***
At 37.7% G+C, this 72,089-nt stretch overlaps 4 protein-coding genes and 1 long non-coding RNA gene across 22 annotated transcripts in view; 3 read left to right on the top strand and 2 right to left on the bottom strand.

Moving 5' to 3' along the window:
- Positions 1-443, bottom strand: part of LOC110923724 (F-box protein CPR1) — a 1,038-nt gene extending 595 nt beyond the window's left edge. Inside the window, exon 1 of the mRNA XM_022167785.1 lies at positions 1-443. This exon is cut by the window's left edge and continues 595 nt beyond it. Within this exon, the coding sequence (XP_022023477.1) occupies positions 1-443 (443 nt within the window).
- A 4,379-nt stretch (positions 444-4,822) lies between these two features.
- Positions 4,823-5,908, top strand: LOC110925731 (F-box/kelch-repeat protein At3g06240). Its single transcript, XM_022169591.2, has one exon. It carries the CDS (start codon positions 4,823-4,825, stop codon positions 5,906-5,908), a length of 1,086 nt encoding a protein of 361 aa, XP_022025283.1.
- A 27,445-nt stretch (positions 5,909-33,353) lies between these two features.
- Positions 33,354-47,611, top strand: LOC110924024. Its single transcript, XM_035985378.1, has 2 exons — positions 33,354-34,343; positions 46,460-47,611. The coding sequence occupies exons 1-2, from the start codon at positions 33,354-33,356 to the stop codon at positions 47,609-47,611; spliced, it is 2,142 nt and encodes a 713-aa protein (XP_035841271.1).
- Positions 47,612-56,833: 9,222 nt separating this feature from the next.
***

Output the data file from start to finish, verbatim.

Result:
At 37.7% G+C, this 72,089-nt stretch overlaps 4 protein-coding genes and 1 long non-coding RNA gene across 22 annotated transcripts in view; 3 read left to right on the top strand and 2 right to left on the bottom strand.

Moving 5' to 3' along the window:
- Positions 1-443, bottom strand: part of LOC110923724 (F-box protein CPR1) — a 1,038-nt gene extending 595 nt beyond the window's left edge. Inside the window, exon 1 of the mRNA XM_022167785.1 lies at positions 1-443. This exon is cut by the window's left edge and continues 595 nt beyond it. Within this exon, the coding sequence (XP_022023477.1) occupies positions 1-443 (443 nt within the window).
- A 4,379-nt stretch (positions 444-4,822) lies between these two features.
- Positions 4,823-5,908, top strand: LOC110925731 (F-box/kelch-repeat protein At3g06240). Its single transcript, XM_022169591.2, has one exon. It carries the CDS (start codon positions 4,823-4,825, stop codon positions 5,906-5,908), a length of 1,086 nt encoding a protein of 361 aa, XP_022025283.1.
- A 27,445-nt stretch (positions 5,909-33,353) lies between these two features.
- Positions 33,354-47,611, top strand: LOC110924024. Its single transcript, XM_035985378.1, has 2 exons — positions 33,354-34,343; positions 46,460-47,611. The coding sequence occupies exons 1-2, from the start codon at positions 33,354-33,356 to the stop codon at positions 47,609-47,611; spliced, it is 2,142 nt and encodes a 713-aa protein (XP_035841271.1).
- Positions 47,612-56,833: 9,222 nt separating this feature from the next.